Oil Tumbles Anew as China’s Covid Bogeyman Returns
 

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Comments (10)
Stephen Fa
Stephen Fa Oct 12, 2022 9:25AM ET
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COVID communism: lock downs!
Ken Roth
Ken Roth Oct 12, 2022 6:18AM ET
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Putin and Salmans plan to get oil to rise to 100 dollars by announcing a fictous cut in Opec production by 2 million when they are currently missing production quota by 3.5 mill barrowls pr. day. Problem is now for salman that US is reviewing our relationship with the saudis a possibly allowing the Yemens to gain force and withdrawing military assistance to Saudi Arabia, meanwhile Putin has lost nothing....Salman is being played greatly by Putin.
Brad Albright
Brad Albright Oct 12, 2022 6:18AM ET
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Yep.
Sean Brennan
Sean Brennan Oct 11, 2022 10:18PM ET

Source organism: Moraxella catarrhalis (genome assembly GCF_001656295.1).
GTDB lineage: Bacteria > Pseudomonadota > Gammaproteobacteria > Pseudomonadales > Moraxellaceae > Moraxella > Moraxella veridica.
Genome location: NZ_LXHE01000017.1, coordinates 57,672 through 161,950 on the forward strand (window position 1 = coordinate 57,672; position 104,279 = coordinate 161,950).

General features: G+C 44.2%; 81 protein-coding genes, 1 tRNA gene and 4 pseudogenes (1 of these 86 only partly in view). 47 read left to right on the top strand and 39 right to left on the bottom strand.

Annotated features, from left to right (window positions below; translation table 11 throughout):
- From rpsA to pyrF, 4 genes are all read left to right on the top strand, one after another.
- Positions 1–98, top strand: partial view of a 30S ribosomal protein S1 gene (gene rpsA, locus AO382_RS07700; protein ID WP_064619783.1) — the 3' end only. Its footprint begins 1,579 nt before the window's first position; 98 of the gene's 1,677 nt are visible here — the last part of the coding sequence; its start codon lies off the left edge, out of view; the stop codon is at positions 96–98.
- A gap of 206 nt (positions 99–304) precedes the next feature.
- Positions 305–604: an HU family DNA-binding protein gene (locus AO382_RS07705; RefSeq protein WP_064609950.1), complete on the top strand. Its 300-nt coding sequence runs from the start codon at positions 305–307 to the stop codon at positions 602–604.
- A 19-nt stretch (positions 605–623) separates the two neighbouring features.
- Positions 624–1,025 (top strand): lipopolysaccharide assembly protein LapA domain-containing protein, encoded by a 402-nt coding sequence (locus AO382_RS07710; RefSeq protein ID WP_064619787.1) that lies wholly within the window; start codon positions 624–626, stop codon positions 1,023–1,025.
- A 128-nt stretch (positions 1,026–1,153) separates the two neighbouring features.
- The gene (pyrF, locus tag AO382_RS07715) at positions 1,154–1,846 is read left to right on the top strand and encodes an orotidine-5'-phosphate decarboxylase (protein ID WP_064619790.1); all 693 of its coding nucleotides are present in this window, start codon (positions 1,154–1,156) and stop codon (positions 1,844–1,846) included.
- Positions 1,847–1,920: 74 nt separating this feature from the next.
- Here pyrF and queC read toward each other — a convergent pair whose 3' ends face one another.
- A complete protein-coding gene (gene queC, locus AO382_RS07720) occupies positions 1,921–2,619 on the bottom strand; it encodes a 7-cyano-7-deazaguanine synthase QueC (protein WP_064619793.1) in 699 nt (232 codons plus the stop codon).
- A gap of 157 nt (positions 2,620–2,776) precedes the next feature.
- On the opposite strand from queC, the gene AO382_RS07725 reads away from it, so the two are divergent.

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2% supply cut also never justified a 16% rally. that's just bad math.
Dave Jones
Dave Jones Oct 11, 2022 5:19PM ET
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Covid will tear through China they have no choice
SquadW Name
SquadW Oct 11, 2022 4:12PM ET
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who the ******* is the covid bogeyman?
Barani Krishnan
Barani Krishnan Oct 11, 2022 4:12PM ET
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It's an expression for something widely regarded as an object of fear.
Bhaskar Roy
Bhaskar Roy Oct 11, 2022 3:51PM ET
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A renewed conflict between Russia and Ukraine could push oil prices higher again. As a result, there is a possibility of a market crash.
Brad Albright
Brad Albright Oct 11, 2022 3:51PM ET
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Renewed? Where have you been?
Bhaskar Roy
Bhaskar Roy Oct 11, 2022 3:51PM ET
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A renewed conflict between Russia and Ukraine could push oil prices higher again. As a result, there is a possibility of a market crash.